Long-term vs. Short-term
Depending on how long securities have been held, capital gains can be taxed at a lower rate than that of your ordinary income. If you hold securities for more than one year, any gains from the sale of these securities are called Long-term capital gains, and are taxed at 15% as opposed to the ordinary income rate of up to 35%. If you would like to know the taxation rules regarding short term versus long term capital gains, review the information below.
To minimize the impact of taxes on your investments, monitoring the holding period for short term versus long term capital gains is very important. For example, if you are considering selling securities that you bought 11 months ago, holding it for an additional month will qualify the gains as long-term. Unless the market price of securities falls substantially in the final month, you will benefit from the lower tax rate on the gains. By the same token, if an investor wishes to benefit from the lowered tax rate then he or she should try to avoid long-term capital losses, which would offset the long-term capital gains which are taxed at a favorable rate.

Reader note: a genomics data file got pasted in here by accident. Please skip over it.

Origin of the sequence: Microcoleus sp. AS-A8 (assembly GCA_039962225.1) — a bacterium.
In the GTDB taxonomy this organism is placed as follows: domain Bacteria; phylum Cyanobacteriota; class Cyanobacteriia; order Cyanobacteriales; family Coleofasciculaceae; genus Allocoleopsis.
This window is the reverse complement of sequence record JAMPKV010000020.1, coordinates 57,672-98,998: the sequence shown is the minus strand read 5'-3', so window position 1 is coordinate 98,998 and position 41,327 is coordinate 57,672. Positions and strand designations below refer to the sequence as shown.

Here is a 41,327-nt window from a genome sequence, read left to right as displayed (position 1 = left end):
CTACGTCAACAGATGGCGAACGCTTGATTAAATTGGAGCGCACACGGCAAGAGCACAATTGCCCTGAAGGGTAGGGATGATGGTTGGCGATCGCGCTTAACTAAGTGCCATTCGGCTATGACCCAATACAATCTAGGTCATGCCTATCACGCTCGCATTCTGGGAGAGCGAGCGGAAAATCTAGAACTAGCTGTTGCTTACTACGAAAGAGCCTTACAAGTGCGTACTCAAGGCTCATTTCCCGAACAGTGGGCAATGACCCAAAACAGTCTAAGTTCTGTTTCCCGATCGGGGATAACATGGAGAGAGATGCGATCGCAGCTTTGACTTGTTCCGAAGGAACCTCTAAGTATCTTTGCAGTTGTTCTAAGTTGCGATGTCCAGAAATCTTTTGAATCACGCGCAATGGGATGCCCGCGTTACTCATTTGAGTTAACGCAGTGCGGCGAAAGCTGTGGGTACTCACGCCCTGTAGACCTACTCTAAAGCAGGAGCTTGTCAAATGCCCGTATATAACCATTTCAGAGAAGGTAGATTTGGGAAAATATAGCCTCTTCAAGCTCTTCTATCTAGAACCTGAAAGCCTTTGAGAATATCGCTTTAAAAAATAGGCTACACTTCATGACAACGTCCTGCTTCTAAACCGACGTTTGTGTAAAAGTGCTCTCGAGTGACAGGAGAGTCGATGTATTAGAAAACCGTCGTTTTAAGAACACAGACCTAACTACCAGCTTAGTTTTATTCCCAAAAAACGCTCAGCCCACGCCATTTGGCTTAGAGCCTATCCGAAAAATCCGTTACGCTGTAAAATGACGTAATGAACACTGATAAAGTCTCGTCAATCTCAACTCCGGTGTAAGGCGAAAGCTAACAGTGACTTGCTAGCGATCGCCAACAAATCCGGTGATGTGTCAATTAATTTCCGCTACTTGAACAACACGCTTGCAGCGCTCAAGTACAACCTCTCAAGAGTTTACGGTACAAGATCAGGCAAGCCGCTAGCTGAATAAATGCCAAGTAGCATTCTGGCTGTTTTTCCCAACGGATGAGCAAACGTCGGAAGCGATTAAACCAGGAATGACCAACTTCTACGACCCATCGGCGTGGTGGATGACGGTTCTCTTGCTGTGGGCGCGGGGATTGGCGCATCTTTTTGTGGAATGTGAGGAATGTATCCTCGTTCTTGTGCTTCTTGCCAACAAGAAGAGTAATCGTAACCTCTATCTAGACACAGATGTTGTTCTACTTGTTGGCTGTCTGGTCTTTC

If you received a dividend in the form of stock and you intend to sell it, the same rules apply. Just be aware that the holding period begins on different dates, depending on whether the dividend is taxable or not. For a taxable stock dividend, the holding period starts the day after the distribution date. But the holding period of a tax-free stock dividend starts the day you purchased the original stock.
Note: *December 31st is the last day you can execute a sell order for the current tax year, even though the transaction will not settle until the following year.
However, short sell transactions are an exception to this rule. Their settlement date must fall on or before December 31st to be considered for the current tax year. The realized gain/loss is calculated based on the settlement date, and not the date of the original transaction.